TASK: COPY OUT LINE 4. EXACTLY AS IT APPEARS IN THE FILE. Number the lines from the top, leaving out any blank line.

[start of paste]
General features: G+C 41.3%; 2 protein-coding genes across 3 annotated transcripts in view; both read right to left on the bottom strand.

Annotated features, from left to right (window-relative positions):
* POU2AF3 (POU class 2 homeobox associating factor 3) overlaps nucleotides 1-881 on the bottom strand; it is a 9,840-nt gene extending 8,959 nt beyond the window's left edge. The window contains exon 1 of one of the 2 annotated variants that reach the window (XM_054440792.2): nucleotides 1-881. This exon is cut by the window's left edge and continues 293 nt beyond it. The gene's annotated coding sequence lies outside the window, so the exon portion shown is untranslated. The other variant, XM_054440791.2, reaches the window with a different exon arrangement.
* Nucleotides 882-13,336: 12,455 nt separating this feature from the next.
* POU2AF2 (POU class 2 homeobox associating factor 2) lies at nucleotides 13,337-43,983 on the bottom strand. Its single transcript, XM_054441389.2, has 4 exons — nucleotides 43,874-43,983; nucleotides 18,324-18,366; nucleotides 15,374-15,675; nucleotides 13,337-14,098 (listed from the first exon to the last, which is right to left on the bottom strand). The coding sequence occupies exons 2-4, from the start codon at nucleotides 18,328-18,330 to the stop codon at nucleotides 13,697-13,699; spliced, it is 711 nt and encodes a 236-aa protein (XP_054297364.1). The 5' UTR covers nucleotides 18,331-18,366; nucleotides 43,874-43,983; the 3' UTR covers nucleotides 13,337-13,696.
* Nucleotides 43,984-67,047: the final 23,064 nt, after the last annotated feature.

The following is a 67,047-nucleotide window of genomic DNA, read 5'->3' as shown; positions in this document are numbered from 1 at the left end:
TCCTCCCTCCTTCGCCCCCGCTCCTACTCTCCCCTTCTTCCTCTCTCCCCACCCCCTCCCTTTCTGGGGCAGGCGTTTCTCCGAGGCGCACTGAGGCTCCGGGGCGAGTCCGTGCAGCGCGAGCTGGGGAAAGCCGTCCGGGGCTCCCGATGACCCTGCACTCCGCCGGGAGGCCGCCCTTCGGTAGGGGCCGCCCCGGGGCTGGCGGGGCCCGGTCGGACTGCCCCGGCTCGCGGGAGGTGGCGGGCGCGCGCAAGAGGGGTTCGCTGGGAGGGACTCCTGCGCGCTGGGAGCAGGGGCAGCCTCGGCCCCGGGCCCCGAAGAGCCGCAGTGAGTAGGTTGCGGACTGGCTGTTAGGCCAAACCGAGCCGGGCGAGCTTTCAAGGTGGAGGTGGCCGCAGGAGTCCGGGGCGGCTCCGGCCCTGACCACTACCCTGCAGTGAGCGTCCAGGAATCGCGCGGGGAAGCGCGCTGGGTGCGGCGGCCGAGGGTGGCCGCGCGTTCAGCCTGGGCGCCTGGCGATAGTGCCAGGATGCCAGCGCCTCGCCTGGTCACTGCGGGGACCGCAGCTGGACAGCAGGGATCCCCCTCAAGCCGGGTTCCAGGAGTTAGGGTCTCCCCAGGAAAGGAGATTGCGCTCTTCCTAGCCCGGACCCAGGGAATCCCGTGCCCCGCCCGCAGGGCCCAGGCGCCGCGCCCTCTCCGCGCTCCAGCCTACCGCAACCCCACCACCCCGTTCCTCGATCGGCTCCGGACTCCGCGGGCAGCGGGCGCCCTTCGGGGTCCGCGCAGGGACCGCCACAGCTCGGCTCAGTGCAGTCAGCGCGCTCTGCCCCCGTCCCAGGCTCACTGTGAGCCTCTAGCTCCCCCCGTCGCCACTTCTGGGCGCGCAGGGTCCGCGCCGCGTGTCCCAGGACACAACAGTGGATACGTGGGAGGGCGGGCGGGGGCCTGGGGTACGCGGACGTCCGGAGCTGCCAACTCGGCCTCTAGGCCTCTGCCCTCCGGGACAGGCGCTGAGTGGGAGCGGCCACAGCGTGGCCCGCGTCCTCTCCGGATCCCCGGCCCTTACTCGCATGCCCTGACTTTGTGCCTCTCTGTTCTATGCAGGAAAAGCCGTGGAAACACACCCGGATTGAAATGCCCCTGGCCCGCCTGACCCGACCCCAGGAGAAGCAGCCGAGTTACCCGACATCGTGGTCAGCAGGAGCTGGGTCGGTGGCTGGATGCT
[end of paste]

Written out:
* Nucleotides 882-13,336: 12,455 nt separating this feature from the next.